Livermore: Voters overwhelmingly approved Measure K, a plan to modify the urban growth boundary to allow construction of 1,500 houses and preservation of some 2,000 acres of farmland and undeveloped property.
Pleasanton: More than 63% of voters supported a $50 million bond issue to purchase land in the city which is owned by the City of San Francisco and slated for development. But that was not enough to win the two-thirds majority required for Measure I approval.
Contra Costa County
Diablo: Voters in the unincorporated area of Diablo rejected a proposal to limit the size of houses on large lots.
Los Angeles County
Glendora: More than 60% of voters approved a rezoning plan to permit a Wal-Mart and a Home Depot.
City of Monterey: More than 60% of voters rejected an initiative that would have placed restrictions on future development of Cannery Row and other oceanfront areas.
Countywide: Voters readily approved Measure F, which requires two-thirds voter approval for future jails, hazardous waste facilities, and airports. The measure was sponsored by south county cities opposed to a civilian airport at El Toro. Twice before, voters approved an airport at El Toro.
Huntington Beach: Voters rejected an initiative that would have blocked construction of a Wal-Mart.
Seal Beach: Voters affirmed a City Council decision to approve a 300,000-square-foot retail project.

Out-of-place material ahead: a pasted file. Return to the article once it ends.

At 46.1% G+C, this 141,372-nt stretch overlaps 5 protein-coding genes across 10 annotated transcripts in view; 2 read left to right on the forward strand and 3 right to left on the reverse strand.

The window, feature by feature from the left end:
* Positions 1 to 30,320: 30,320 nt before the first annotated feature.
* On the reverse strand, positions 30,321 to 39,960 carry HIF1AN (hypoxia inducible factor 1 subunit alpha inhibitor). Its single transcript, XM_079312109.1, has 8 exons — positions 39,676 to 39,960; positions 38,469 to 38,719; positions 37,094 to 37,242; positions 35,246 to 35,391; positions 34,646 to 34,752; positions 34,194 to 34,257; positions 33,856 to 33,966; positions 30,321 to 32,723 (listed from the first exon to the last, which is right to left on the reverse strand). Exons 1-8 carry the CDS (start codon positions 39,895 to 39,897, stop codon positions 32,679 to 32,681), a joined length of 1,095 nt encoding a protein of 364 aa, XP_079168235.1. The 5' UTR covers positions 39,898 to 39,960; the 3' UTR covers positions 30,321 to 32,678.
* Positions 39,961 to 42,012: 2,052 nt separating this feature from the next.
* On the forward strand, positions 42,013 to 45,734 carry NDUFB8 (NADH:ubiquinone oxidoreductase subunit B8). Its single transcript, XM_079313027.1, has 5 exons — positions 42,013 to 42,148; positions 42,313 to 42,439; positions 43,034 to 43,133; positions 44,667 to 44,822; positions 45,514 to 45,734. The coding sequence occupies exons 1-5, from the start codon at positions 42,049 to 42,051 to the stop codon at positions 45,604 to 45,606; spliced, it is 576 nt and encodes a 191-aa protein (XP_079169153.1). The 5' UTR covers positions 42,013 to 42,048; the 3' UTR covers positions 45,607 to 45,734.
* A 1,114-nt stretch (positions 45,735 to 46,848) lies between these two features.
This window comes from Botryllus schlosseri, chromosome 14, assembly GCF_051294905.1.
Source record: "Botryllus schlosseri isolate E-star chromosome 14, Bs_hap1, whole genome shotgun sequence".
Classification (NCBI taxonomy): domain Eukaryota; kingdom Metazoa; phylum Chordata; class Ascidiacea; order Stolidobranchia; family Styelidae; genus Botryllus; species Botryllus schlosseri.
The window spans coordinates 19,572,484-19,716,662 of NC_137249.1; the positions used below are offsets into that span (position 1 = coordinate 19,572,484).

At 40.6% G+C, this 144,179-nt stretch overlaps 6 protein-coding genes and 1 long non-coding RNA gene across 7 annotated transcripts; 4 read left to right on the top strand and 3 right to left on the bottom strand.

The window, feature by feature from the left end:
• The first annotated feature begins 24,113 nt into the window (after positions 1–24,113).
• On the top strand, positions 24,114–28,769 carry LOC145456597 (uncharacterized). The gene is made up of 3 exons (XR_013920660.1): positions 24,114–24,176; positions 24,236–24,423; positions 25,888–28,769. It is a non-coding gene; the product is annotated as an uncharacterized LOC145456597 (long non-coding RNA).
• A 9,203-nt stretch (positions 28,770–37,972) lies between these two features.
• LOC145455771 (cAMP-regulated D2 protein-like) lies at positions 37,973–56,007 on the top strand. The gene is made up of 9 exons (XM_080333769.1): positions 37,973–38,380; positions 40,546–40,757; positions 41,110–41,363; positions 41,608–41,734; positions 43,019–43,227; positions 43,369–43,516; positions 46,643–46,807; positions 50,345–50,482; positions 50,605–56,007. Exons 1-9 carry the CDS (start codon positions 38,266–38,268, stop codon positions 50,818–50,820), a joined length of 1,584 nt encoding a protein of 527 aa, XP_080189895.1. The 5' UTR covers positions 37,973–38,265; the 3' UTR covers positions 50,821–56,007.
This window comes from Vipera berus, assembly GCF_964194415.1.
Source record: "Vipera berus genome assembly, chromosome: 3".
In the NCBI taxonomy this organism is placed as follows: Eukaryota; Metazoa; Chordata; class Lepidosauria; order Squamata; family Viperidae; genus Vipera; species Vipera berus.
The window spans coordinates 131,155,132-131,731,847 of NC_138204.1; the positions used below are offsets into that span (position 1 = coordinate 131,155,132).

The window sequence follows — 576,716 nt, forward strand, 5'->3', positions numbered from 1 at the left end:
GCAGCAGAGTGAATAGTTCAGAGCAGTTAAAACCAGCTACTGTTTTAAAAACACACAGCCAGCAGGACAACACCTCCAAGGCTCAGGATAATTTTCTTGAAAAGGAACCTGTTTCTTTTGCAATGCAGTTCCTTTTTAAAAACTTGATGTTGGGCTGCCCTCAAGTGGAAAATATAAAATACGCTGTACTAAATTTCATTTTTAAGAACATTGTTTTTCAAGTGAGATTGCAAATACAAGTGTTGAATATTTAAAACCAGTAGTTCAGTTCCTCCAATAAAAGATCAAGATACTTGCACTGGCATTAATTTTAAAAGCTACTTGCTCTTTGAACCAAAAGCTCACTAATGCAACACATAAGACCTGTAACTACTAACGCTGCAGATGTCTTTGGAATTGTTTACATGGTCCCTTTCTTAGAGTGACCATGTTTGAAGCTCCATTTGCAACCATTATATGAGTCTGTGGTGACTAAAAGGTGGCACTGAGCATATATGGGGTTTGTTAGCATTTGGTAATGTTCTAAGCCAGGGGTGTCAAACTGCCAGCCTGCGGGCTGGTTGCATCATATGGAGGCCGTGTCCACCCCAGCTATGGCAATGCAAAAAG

Indian Wells: Voters in this affluent desert community approved the concept of building a 101-unit low-income senior citizen complex. The vote was an "Article 34" election, referring to a provision in the California Constitution requiring voter approval for low-income projects. Indian Wells has traditionally been resistant to low-income housing despite a large redevelopment treasury; however, this was the second time city voters have approved a low-income housing development.
Elk Grove: Voters in this unincorporated community of 54,000 people south of Sacramento approved incorporation as a new city after 25 years of trying.
San Joaquin County
Tracy: Voters in this rapidly growing, San Joaquin Valley commuter town narrowly rejected an initiative that would have restricted residential building permits to 750 per year. The city has been approving between 1,200 and 1,500 units per year.
San Luis Obispo County
Countywide: County voters approved the DREAM initiative, an advisory measure that calls upon the county to prohibit development on the property surrounding the Diablo Canyon nuclear power plant when it is decommissioned.
San Mateo County
South San Francisco: A referendum on the city's decision to rezone land for a Costco was approved by some 63% of voters.
Santa Barbara County
City of Santa Barbara: Nearly two-thirds of voters approved a measure that allows the city's redevelopment agency to develop or acquire up to 181 units of low-income housing every year. Measure Y was an Article 34 election.
Santa Clara County
San Jose: Voters rejected an initiative that would have restricted the city's ability to expand San Jose airport until highway and light-rail improvements around the airport are made. Before the election, city officials agreed to provide many of the road and transit improvements, a move that reduced support for Measure O.